In all seriousness, the least really should be done in order to get the desired the effect because everything you do comes at a cost. Knowing how much should be done is the difficult part in order to get the desired effect for each of the various training modalities. The thought of doing less is not commonly preached or idolized in sports but it should be of priority when looking at designing a comprehensive training program. Remember that at the end of the day the different training components being worked on need to be geared towards making that athlete better at their given sport and allow them to develop their specific sport skills. It doesn’t take any skill or any real knowledge to make a hard workout. Do any compound movement for 30 reps at 55% 1RM and it will be extremely hard. Go run thirty 40’s with 10 seconds rest between each rep. Try and do as many burpees in 7 minutes. Swim 5 laps without stopping (for you non-swimmers). These workouts will be extremely hard but they take no thought or aim at developing an ATHLETE.
A hard workout does not automatically equate a good workout. Unfortunately most coaches and athletes have no clue at going about creating a program where doing less will equate to more and athletes end up spinning their wheels doing a program that is high in exercise selection, high volume and high intensity and has improper energy system demands. Coaches will typically choose running that is high intensity and low rest periods. While this does create a hard workout and in a short amount of time, it is also fueled by the glycolitic system ( aka the lactate system),which is rarely used in most team sports. Coaches and athletes are attempting to train for speed and conditioning at the same time and end up getting neither by training in a pool of lactic acid. Charlie Francis says that you cannot build speed unless you are running at least 90% of your top speed. So if a 4.5 forty guy is running a 6 second 40 for 20 reps he is doing nothing to increase his speed.
Training in the lactate system works against the idea of increasing speed because it has been seen to reduce an athlete’s power (inverse relationship between lactate threshold and power potential). The fact that you need to run faster to actually run faster doesn’t help the cause very much when you only get 10-20 seconds rest between sprints in a typical “speed” program. Training in the lactate system also increases the time to recover from a workout and reduces quality of work. Not many athletes have the ability to get any quality skill work after doing intervals and prowler pushes for over an hour.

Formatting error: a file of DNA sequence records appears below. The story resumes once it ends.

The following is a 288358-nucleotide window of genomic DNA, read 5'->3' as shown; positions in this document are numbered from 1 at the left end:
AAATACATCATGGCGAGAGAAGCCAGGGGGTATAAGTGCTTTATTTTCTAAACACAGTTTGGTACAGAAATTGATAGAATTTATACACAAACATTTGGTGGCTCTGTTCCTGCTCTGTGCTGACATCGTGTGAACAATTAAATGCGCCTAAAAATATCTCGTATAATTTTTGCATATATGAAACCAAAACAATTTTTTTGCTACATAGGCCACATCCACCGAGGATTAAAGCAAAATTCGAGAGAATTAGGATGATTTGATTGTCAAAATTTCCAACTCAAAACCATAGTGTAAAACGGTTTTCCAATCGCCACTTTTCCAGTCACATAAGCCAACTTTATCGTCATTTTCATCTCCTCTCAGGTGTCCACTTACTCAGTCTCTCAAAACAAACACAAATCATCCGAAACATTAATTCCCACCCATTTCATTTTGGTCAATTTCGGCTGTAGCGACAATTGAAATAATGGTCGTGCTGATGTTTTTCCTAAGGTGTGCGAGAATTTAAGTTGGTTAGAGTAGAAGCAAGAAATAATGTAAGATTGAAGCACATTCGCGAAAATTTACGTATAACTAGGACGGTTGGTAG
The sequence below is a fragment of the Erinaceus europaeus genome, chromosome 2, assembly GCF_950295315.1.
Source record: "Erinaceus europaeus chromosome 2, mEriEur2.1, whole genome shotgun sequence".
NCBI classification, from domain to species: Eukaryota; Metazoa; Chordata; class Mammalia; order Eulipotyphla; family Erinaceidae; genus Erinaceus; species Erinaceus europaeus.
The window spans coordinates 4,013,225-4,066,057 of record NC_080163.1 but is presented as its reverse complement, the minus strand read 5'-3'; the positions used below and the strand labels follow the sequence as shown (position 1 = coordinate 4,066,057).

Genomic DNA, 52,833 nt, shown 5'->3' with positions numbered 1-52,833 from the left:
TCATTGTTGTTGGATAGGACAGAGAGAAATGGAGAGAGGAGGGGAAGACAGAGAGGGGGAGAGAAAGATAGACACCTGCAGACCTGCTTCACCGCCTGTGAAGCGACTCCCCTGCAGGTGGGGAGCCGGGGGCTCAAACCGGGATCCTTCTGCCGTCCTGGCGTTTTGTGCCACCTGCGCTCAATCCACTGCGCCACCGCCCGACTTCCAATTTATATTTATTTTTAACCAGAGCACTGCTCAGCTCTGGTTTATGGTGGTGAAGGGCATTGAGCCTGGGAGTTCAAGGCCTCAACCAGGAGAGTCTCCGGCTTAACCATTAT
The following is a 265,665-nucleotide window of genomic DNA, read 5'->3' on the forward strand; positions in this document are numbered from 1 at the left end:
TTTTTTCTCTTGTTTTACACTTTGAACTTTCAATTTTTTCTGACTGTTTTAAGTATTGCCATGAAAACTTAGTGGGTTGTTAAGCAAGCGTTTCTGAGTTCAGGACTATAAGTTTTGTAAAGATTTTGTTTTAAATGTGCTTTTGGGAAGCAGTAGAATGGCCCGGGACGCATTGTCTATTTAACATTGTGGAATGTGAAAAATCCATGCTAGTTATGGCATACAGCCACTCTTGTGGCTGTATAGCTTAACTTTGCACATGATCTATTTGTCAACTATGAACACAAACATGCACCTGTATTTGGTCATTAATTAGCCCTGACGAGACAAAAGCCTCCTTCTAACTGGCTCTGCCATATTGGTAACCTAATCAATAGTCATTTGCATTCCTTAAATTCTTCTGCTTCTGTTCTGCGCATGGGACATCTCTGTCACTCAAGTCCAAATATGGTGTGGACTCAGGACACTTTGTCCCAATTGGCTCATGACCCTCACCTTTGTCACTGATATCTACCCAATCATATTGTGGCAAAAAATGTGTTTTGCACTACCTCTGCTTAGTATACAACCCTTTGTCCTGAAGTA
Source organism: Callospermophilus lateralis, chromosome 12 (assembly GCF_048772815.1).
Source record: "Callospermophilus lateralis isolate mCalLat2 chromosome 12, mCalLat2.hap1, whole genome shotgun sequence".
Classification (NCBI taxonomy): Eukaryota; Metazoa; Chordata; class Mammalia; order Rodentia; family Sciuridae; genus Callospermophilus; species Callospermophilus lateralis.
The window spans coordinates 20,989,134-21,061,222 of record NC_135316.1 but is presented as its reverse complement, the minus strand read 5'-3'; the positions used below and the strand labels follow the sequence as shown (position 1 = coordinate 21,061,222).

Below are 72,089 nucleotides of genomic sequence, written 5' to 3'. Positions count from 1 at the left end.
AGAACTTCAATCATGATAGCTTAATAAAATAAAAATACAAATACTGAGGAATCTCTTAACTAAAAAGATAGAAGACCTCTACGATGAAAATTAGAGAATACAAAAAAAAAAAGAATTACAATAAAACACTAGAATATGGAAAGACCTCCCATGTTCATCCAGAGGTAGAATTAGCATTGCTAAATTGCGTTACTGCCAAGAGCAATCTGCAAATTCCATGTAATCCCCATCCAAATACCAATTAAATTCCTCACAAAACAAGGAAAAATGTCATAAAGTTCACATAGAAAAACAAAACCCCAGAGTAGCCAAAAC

Most team sports rely heavily on immediate energy stores supplied by the Phosphocreatine system but most coaches don’t train this system optimally. Coaches seems to overlook proper speed training because it doesn’t look hard on paper and takes time, due to the rest intervals needed to properly train the system in the realm of alactic power (alactic-not relying on the lactic system). 3-5 minutes should be prescribed for rest periods between sprints for an athlete. When looking at typical training athletes might get 5-10 minutes of rest for an entire workout. It should be noted that most athletes are out of shape between sport seasons and when they do lactic training they see immediate results but that conditioning won’t translate once the season starts. I hear football athletes say this all the time “No matter what you do in the off-season you will never be ready for that first week of football.” The reason why they think that is because they trained the wrong energy system. You wouldn’t expect your 40 time to go down by running 800’s every day, would you? That is exactly what athletes are doing with lactic training. Doing a shuttle lasting 20 seconds isn’t exactly going to translate to the energy demands of football, which is to be able to perform an all-out effort for 4-6 seconds followed by a 20-30 second rest. The ability to repeatedly perform an all out effort for 6 seconds or less without full recovery is termed alactic capacity. This is what coaches truly want from their athletes. They want their athletes to have a large capacity to be very fast and powerful play after play after play. Not just run one 4.5 forty one play and then run a 6 second forty the next play. Now this doesn’t mean you need to condition for alactic capcity year round.
After general conditioning has been established (depends on the athlete but ~6-16 weeks) in the beginning of the off-season then an alactic power block for 3 weeks and an alactic capacity for 3 weeks can be rotated with the final block being alactic capacity before the football season starts. Aerobic conditioning, the only other energy system not discussed (Phosphocreatine (PCr), lactate and aerobic being the three), plays a large role in team sports and must be developed along the way. The aerobic system helps largely refill depleted PCr during intense all out bursts of effort. The aerobic system needs to be managed properly as not to interfere with the development of the athlete’s power or speed. You don’t see too many distance runners with a 40” vertical or a 4.3 forty. The aerobic system should be developed in the most economical way possible which is definitely not jogging. If you got nothing else from reading this article, this could help the most. Just stop mindlessly jogging. STOP! Especially if you are a larger athlete. It is mindless running that comes at a high cost to larger athletes. Development of the aerobic system is better managed by utilizing tempo runs. A tempo run involves running at ~60-75% speed for a set distance (60-200 yards depending on sport) followed by calisthenics and an active rest period. You could also perform bike, pool or sled tempos.